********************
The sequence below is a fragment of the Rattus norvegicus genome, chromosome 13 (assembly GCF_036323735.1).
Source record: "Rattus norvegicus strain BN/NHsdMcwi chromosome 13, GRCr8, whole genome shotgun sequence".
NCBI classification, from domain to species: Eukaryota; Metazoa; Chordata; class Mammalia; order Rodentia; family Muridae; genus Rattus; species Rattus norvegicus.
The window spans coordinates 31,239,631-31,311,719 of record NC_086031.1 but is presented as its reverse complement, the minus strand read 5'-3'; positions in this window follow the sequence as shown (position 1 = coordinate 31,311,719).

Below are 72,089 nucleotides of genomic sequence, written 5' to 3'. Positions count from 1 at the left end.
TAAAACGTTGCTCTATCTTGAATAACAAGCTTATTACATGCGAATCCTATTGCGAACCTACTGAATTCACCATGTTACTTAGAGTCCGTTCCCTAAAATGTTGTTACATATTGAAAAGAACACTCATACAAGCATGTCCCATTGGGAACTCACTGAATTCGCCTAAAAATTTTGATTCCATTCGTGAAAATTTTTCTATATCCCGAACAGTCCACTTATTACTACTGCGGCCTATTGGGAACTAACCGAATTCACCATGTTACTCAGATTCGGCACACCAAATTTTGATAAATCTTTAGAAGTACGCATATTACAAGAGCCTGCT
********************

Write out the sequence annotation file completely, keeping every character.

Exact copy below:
The sequence below is a fragment of the Rattus norvegicus genome, chromosome 13 (assembly GCF_036323735.1).
Source record: "Rattus norvegicus strain BN/NHsdMcwi chromosome 13, GRCr8, whole genome shotgun sequence".
NCBI classification, from domain to species: Eukaryota; Metazoa; Chordata; class Mammalia; order Rodentia; family Muridae; genus Rattus; species Rattus norvegicus.
The window spans coordinates 31,239,631-31,311,719 of record NC_086031.1 but is presented as its reverse complement, the minus strand read 5'-3'; positions in this window follow the sequence as shown (position 1 = coordinate 31,311,719).

Below are 72,089 nucleotides of genomic sequence, written 5' to 3'. Positions count from 1 at the left end.
TAAAACGTTGCTCTATCTTGAATAACAAGCTTATTACATGCGAATCCTATTGCGAACCTACTGAATTCACCATGTTACTTAGAGTCCGTTCCCTAAAATGTTGTTACATATTGAAAAGAACACTCATACAAGCATGTCCCATTGGGAACTCACTGAATTCGCCTAAAAATTTTGATTCCATTCGTGAAAATTTTTCTATATCCCGAACAGTCCACTTATTACTACTGCGGCCTATTGGGAACTAACCGAATTCACCATGTTACTCAGATTCGGCACACCAAATTTTGATAAATCTTTAGAAGTACGCATATTACAAGAGCCTGCT